Rather than focus on utopian dreaming or dystopian fears, the Intelligence & Autonomy research track (2014-2018) began from the position that the historical and social contexts in which AI systems emerge and operate should be central to debates about their uses and potential effects. To contribute to and develop this understanding, we produced empirical research ranging from an analysis of the ways in which service platforms, like Uber, may present a potential backdoor to employment discrimination to the history of aviation autopilot litigation and its implications for legal responsibility in autonomous systems.
We also engaged a range of stakeholders, aiming to foster productive interdisciplinary and inter-institutional conversations. These engagements included invited talks and workshops, including Futures Forum 2015, a cross-disciplinary convening that used scenarios drawn from commissioned science fiction stories as a collective starting point for new and inclusive ways of planning for the future. We also published An AI Pattern Language, a booklet based on interviews conducted in 2015-2016 with practitioners working in the intelligent systems and AI industry that presents a taxonomy of social challenges facing AI industry practitioners and articulates an array of patterns that practitioners have developed in response.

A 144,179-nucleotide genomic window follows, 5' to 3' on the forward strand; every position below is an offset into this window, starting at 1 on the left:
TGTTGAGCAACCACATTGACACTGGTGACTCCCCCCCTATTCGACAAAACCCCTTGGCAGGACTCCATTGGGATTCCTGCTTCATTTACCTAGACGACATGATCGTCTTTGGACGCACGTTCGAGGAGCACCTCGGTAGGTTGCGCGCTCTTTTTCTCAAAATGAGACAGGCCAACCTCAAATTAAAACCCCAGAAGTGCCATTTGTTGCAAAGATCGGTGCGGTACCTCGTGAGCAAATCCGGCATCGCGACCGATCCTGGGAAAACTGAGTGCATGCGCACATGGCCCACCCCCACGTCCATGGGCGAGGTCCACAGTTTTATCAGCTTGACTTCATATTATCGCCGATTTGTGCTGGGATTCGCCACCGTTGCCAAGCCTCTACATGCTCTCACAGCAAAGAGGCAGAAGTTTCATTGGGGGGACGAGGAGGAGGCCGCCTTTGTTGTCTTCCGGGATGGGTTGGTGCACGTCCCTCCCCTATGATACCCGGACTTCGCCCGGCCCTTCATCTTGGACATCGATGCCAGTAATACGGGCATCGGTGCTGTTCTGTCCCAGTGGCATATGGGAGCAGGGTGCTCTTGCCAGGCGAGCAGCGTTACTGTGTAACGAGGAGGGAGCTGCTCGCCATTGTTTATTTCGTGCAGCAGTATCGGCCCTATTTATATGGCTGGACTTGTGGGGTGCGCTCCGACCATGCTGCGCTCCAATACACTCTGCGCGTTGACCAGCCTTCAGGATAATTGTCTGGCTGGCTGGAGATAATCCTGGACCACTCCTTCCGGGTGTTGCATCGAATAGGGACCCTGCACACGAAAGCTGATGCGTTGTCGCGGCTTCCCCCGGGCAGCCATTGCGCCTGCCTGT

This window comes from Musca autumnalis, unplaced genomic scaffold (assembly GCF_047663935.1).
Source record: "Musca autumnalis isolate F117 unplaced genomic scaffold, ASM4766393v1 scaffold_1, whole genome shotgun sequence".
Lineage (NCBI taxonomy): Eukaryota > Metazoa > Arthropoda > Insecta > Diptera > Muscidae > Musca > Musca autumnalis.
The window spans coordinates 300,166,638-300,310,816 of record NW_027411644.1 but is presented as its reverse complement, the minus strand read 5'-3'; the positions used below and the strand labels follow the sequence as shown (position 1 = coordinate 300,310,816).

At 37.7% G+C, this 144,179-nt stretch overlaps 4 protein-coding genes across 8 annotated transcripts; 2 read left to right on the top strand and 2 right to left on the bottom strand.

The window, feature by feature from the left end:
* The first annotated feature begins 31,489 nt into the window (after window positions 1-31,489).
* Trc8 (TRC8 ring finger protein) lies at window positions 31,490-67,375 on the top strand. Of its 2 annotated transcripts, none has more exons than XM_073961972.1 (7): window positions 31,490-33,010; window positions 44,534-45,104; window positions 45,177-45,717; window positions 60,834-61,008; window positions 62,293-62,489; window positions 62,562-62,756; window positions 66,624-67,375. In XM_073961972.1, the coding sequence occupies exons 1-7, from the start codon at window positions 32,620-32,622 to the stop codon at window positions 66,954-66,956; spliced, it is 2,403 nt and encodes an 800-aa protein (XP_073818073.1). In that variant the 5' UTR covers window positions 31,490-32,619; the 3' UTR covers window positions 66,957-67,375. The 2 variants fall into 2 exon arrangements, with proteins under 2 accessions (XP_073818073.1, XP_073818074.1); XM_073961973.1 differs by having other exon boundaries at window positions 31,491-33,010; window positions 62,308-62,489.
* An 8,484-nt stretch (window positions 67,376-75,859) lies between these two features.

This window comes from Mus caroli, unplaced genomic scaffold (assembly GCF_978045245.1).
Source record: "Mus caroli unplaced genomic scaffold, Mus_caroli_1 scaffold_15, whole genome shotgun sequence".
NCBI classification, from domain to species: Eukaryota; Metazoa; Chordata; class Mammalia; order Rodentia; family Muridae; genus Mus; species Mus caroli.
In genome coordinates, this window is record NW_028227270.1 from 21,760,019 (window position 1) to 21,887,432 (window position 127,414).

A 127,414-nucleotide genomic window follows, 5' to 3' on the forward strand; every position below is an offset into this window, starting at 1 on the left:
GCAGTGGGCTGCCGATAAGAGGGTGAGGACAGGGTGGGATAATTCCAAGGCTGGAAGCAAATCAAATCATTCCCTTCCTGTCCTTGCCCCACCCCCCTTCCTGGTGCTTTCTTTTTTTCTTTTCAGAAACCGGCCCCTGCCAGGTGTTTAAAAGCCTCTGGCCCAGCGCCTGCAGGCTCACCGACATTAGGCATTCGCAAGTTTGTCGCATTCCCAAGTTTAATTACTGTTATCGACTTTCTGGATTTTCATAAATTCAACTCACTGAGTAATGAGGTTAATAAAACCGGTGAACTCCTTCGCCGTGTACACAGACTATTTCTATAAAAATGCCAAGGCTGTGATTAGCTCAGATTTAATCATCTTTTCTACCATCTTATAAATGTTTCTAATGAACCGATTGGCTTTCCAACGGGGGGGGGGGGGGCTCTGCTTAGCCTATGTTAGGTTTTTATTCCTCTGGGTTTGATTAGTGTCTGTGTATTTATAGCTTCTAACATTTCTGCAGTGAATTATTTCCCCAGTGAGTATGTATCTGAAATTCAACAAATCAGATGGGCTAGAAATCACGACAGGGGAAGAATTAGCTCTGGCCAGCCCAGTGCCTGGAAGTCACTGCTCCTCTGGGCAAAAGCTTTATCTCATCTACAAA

The Intelligence & Autonomy Initiative was founded with support from the John D. and Catherine T. MacArthur Foundation and Microsoft Research, with additional research support from The Ethics and Governance of AI Fund.